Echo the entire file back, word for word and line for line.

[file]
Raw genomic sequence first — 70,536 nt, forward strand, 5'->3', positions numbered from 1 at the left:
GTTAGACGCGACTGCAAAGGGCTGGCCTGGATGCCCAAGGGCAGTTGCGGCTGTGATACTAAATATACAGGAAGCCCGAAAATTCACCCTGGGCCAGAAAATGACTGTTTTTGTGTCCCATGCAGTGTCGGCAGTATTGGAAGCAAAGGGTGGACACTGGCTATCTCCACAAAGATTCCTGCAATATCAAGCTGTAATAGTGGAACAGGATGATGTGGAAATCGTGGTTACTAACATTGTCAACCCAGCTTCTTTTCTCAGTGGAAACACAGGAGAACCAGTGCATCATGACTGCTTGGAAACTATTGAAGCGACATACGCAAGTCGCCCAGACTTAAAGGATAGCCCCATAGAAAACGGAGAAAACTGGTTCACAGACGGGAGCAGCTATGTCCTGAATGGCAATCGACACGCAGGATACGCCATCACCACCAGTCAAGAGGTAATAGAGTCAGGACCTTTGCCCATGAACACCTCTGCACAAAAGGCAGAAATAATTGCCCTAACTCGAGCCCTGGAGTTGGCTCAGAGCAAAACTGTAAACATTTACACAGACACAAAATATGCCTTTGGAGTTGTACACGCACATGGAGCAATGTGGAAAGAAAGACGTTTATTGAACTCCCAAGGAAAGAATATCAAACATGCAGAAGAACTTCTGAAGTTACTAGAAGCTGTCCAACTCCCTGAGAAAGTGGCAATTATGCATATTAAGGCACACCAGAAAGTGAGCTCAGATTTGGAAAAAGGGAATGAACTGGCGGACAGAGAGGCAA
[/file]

Raw genomic sequence first — 70,536 nt, forward strand, 5'->3', positions numbered from 1 at the left:
GTTAGACGCGACTGCAAAGGGCTGGCCTGGATGCCCAAGGGCAGTTGCGGCTGTGATACTAAATATACAGGAAGCCCGAAAATTCACCCTGGGCCAGAAAATGACTGTTTTTGTGTCCCATGCAGTGTCGGCAGTATTGGAAGCAAAGGGTGGACACTGGCTATCTCCACAAAGATTCCTGCAATATCAAGCTGTAATAGTGGAACAGGATGATGTGGAAATCGTGGTTACTAACATTGTCAACCCAGCTTCTTTTCTCAGTGGAAACACAGGAGAACCAGTGCATCATGACTGCTTGGAAACTATTGAAGCGACATACGCAAGTCGCCCAGACTTAAAGGATAGCCCCATAGAAAACGGAGAAAACTGGTTCACAGACGGGAGCAGCTATGTCCTGAATGGCAATCGACACGCAGGATACGCCATCACCACCAGTCAAGAGGTAATAGAGTCAGGACCTTTGCCCATGAACACCTCTGCACAAAAGGCAGAAATAATTGCCCTAACTCGAGCCCTGGAGTTGGCTCAGAGCAAAACTGTAAACATTTACACAGACACAAAATATGCCTTTGGAGTTGTACACGCACATGGAGCAATGTGGAAAGAAAGACGTTTATTGAACTCCCAAGGAAAGAATATCAAACATGCAGAAGAACTTCTGAAGTTACTAGAAGCTGTCCAACTCCCTGAGAAAGTGGCAATTATGCATATTAAGGCACACCAGAAAGTGAGCTCAGATTTGGAAAAAGGGAATGAACTGGCGGACAGAGAGGCAA